Opioid pharmacotherapy: barriers to treatment


Angelo Pricolo examines the main reasons patients cease, or don’t access, therapies for opioid dependence… and why many pharmacies don’t offer it

We know that about 50,000 people in Australia currently receive either methadone or buprenorphine to treat their opioid dependence.

We estimate that as many as that figure again could potentially be candidates for these drugs also. With the positive moves in Victoria and other states to move to a real time dispensing system we expect this number to rise sharply.

So could that mean a doubling of patient numbers? Probably not, although it is an alarming thought, as we don’t have as a good a program as many would like.

Are we creating barriers to treatment, and what are they?

Probably the easiest way to establish if we are in fact pushing people away from treatment instead of actively engaging them is to ask some of the current consumers of the service.

Unfortunately the voice of the patient in this sector is not often sought and even less often listened to. If it was, the first step in addressing potential problems is to include more consumers on more advisory panels; we would hear some messages very clearly.

Cost. Cost is the major barrier identified by the greatest number of patients and is the main reason cited for program termination by the majority of pharmacists. 

General PBS listing is the quickest most efficient way to solve this problem. Not the current S100 listing but a change that would bring opioid pharmacotherapy in line with the treatment of other chronic disease states.

We believe this is being seriously considered at the moment although no detail has been officially released and frankly, unless we see detail we have to assume the current momentum will end the same way every other push has ended. Badly for the patient.

There are some clinics in NSW that are charging patients up to $90 per week to receive methadone or buprenorphine, two drugs on the WHOs essential medicines list. If $30 per week is a barrier then $90 is a force field.

It should also be noted that most pharmacies have been charging the base $30 for upwards of 20 years with no increase in fees. Added to the fact that an element of bad debt also exists, there can also be a barrier to offering treatment. Limiting pharmacy involvement means less access and choice for patients.

Pharmacists being forced to extract payment from some patients that have no capacity to pay also poisons a relationship that ideally should be based on trust and support.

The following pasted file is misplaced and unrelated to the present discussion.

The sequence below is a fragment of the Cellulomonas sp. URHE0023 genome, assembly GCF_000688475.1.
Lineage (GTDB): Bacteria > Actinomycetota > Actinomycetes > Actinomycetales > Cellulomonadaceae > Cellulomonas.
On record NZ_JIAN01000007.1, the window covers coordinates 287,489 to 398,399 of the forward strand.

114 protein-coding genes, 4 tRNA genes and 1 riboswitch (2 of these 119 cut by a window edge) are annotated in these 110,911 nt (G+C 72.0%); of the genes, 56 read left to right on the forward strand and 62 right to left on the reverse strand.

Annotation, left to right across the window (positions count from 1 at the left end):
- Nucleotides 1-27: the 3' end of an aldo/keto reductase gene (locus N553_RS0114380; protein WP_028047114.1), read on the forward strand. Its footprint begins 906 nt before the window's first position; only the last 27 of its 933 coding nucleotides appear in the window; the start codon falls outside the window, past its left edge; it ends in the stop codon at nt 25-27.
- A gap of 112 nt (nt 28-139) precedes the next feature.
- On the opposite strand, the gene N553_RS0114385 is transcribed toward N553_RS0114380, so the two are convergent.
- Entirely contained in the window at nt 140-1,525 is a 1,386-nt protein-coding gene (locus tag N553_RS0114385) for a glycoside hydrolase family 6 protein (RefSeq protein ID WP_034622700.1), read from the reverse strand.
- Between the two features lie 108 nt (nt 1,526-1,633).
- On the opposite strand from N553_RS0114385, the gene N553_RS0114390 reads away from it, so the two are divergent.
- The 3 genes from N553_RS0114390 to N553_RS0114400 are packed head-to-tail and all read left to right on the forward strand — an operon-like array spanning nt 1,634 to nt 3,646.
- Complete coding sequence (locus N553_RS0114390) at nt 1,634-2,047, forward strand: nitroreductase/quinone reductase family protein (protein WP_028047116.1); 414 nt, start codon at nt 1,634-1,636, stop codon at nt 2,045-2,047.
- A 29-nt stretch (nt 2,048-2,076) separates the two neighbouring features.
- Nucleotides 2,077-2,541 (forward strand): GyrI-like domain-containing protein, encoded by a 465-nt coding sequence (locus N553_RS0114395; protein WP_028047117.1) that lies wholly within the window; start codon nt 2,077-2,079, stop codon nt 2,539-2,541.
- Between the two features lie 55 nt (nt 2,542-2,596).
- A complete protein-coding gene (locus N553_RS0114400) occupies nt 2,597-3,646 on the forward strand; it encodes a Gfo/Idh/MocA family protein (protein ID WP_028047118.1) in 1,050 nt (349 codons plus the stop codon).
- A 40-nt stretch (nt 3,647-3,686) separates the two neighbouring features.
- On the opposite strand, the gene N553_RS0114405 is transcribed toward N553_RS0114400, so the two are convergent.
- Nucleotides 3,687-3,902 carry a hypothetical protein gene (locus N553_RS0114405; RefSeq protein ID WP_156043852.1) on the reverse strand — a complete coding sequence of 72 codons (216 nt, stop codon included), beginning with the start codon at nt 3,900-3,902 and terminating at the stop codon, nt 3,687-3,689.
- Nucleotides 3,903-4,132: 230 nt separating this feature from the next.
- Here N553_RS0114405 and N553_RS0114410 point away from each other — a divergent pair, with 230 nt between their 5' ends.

So affordability we know is pushing people towards a riskier lifestyle that ultimately is probably going to cost the taxpayer far more than $30 per week!

One might think that fix the dollars and everything else works like a Swiss watch. But if we explore a bit deeper, and we should, we discover there are things we can directly influence that would remove some of the other barriers identified.

We do not have nearly enough prescribers to service the level of need and certainly not enough to treat the potential increase in patient numbers. GPs have not flocked to the rescue despite repeated calls and various measures designed to entice them.

Nurse practitioners have been introduced but again in very small numbers so we need to put the steps in place that will enable pharmacists to prescribe. There will be resistance from the very doctors who refuse to see these patients.

The PSA conference later this month in Melbourne will present a poster detailing pharmacist prescribing and the expected accreditation needed. No prescriber is a barrier to treatment and lack of prescriber choice is just as big a barrier for many.

Also, attitudes and stigma should be addressed with education and training. Later this year at the Pharmacy Assistants Conference in Queensland a session will be run on addiction.

For the first time it has been identified how important the role of pharmacy assistants is in the engagement or disengagement of patients in treatment. As more people better understand how opioid replacement works and its aims, we will see better outcomes.

Medical clinic staff and managers should also be offered such sessions as discrimination occurs at many levels for these patients seeking treatment. Pharmacy is visionary identifying the importance and role of their assistant staff. Congratulations to the Queensland team!

Take away dose availability and delivery of this component is also a major sticking point for many patients. In some states access to take away doses is far too restricted and does not facilitate a return to work or the flexibility to pursue other important interests.

Also the dilution of take away doses must be addressed. In some states take away doses are handed over undiluted and in others they are made up to 200mL with water. Patient preference is usually to add very little water as for some 200mL of liquid causes regular vomiting of doses.

In every other area of practice as health professionals we try our best to keep patients in treatment and hence improve their quality of life. We must strive for exactly the same with opioid addicted patients and in so doing we will save lives and fulfill our professional responsibility. 

Angelo Pricolo is an addiction medicine pharmacist and former National Councillor of the Pharmacy Guild of Australia.

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